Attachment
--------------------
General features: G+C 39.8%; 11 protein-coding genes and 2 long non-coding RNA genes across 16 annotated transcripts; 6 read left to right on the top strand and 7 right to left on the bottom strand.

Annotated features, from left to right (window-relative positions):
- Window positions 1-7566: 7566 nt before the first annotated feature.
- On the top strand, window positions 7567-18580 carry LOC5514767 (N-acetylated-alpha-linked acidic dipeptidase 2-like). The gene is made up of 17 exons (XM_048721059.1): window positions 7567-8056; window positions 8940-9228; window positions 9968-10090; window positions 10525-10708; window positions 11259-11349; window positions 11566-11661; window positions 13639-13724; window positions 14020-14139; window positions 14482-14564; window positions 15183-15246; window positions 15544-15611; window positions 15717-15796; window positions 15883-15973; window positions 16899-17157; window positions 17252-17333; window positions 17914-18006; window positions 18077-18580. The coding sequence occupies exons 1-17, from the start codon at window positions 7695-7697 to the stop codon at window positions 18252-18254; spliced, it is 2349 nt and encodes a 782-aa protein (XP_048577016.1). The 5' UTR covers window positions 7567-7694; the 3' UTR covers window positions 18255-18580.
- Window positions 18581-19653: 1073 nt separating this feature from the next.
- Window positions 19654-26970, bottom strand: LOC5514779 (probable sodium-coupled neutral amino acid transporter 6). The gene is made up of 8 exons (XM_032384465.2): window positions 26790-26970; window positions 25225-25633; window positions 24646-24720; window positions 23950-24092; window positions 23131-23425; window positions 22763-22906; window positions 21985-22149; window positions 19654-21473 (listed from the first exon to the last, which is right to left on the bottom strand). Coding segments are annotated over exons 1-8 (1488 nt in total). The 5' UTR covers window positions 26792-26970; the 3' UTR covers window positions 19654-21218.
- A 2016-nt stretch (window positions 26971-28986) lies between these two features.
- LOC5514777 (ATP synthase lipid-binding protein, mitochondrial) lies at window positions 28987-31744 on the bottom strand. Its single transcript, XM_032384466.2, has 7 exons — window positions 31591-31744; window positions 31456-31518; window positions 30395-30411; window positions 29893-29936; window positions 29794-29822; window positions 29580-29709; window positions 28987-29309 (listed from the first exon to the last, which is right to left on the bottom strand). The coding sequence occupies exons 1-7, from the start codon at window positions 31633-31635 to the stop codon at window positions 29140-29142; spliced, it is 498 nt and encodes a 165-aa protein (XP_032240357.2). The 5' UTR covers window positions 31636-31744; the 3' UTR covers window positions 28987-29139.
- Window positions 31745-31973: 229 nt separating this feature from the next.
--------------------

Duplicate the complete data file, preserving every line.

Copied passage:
General features: G+C 39.8%; 11 protein-coding genes and 2 long non-coding RNA genes across 16 annotated transcripts; 6 read left to right on the top strand and 7 right to left on the bottom strand.

Annotated features, from left to right (window-relative positions):
- Window positions 1-7566: 7566 nt before the first annotated feature.
- On the top strand, window positions 7567-18580 carry LOC5514767 (N-acetylated-alpha-linked acidic dipeptidase 2-like). The gene is made up of 17 exons (XM_048721059.1): window positions 7567-8056; window positions 8940-9228; window positions 9968-10090; window positions 10525-10708; window positions 11259-11349; window positions 11566-11661; window positions 13639-13724; window positions 14020-14139; window positions 14482-14564; window positions 15183-15246; window positions 15544-15611; window positions 15717-15796; window positions 15883-15973; window positions 16899-17157; window positions 17252-17333; window positions 17914-18006; window positions 18077-18580. The coding sequence occupies exons 1-17, from the start codon at window positions 7695-7697 to the stop codon at window positions 18252-18254; spliced, it is 2349 nt and encodes a 782-aa protein (XP_048577016.1). The 5' UTR covers window positions 7567-7694; the 3' UTR covers window positions 18255-18580.
- Window positions 18581-19653: 1073 nt separating this feature from the next.
- Window positions 19654-26970, bottom strand: LOC5514779 (probable sodium-coupled neutral amino acid transporter 6). The gene is made up of 8 exons (XM_032384465.2): window positions 26790-26970; window positions 25225-25633; window positions 24646-24720; window positions 23950-24092; window positions 23131-23425; window positions 22763-22906; window positions 21985-22149; window positions 19654-21473 (listed from the first exon to the last, which is right to left on the bottom strand). Coding segments are annotated over exons 1-8 (1488 nt in total). The 5' UTR covers window positions 26792-26970; the 3' UTR covers window positions 19654-21218.
- A 2016-nt stretch (window positions 26971-28986) lies between these two features.
- LOC5514777 (ATP synthase lipid-binding protein, mitochondrial) lies at window positions 28987-31744 on the bottom strand. Its single transcript, XM_032384466.2, has 7 exons — window positions 31591-31744; window positions 31456-31518; window positions 30395-30411; window positions 29893-29936; window positions 29794-29822; window positions 29580-29709; window positions 28987-29309 (listed from the first exon to the last, which is right to left on the bottom strand). The coding sequence occupies exons 1-7, from the start codon at window positions 31633-31635 to the stop codon at window positions 29140-29142; spliced, it is 498 nt and encodes a 165-aa protein (XP_032240357.2). The 5' UTR covers window positions 31636-31744; the 3' UTR covers window positions 28987-29139.
- Window positions 31745-31973: 229 nt separating this feature from the next.